Research / Studies


Early experience with medical assistance in dying in Ontario, Canada: a cohort study

Study by James Downar MDMC MHSc, Robert A. Fowler MDCM MS(Epi), Roxanne Halko RN MPH, Larkin Davenport Huyer MPH, Andrea D. Hill PhD, Jennifer L. Gibson PhD; in: The Canadian Medical Association Journal CMAJ, February 2020 (Link to Article)

Medical assistance in dying (MAiD) was legalized across Canada in June 2016. Some have expressed concern that patient requests for MAiD might be driven by poor access to palliative care and that social and economic vulnerability of patients may influence access to or receipt of MAiD. To examine these concerns, the authors describe Ontario’s early experience with MAiD and compare MAiD decedents with the general population of decedents in Ontario. Result: Recipients of MAiD were younger, had higher income, were substantially less likely to reside in an institution and were more likely to be married than decedents from the general population, suggesting that MAiD is unlikely to be driven by social or economic vulnerability.

Experience With the California End of Life Option Act in the First Year of Implementation

Study by Huong Q. Nguyen, PhD, RN1 Eduard J. Gelman; Tracey A. Bush, MSW, LCSW; et al, 2018 (Link)

The California End of Life Option Act (EOLOA)took effect on June 9, 2016. In response to recommendations for more comprehensive documentation of EOLOA implementation to improve end-of-life care, this study describes the experience of a large integrated health system and provides in-depth descriptions of individuals who initiated the EOLOA process.

Euthanasia embedded in palliative care. Responses to essentialistic criticisms of the Belgian model of integral end-of-life care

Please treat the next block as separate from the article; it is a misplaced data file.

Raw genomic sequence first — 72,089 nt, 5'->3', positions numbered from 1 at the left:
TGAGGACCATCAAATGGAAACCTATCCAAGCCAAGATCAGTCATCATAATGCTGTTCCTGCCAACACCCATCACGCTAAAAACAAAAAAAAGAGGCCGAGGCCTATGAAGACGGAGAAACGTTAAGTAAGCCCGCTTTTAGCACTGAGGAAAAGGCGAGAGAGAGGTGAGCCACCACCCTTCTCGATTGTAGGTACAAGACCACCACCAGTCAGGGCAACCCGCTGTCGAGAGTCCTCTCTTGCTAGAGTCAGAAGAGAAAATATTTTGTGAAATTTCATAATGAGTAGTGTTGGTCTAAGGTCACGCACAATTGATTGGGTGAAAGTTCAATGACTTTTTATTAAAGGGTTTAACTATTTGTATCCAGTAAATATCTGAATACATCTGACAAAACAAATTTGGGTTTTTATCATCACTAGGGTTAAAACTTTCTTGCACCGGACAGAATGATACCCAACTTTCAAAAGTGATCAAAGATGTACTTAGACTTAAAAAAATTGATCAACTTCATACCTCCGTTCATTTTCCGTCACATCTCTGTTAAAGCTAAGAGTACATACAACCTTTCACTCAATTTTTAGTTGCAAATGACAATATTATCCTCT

Article by Jan Bernheim and Kasper Raus, in: Journal of Medical Ethics, July 2017 (Link to Abstract)

The Belgian model of ‘integral’ end-of-life care consists of universal access to palliative care (PC) and legally regulated euthanasia. The empirical evidence from the euthanasia-permissive Benelux countries shows that since legalisation, carefulness (of decision making) at the end of life has improved and there have been no significant adverse ‘slippery slope’ effects.

Trajectories to seeking demedicalised assistance in suicide: a qualitative in-depth interview study

Study by Martijn Hagens, Bregje D. Onwuteaka-Philipsen, H. Roeline and W. Pasman, in: Journal of Medical Ethics doi:10.1136/medethics-2016-103660 (Link to Abstract)

In the Netherlands, people can receive (limited) demedicalised assistance in suicide (DAS) – an option less well known than physician-assisted dying (PAD). The study explores which trajectories people take to seek DAS. The study concludes that while PAD is the preferred option of people in two trajectories, obtaining PAD is uncertain and not always possible. Dissatisfaction with physician–patient communication can result in the physician not being involved in DAS, being unable to diagnose diseases and offer treatment nor offer reassurance that people seem to seek. It closes with a plea for more mutual understanding, respect and empathy for the limitations and possibilities of the position of the physician and the patient in discussing assistance in dying.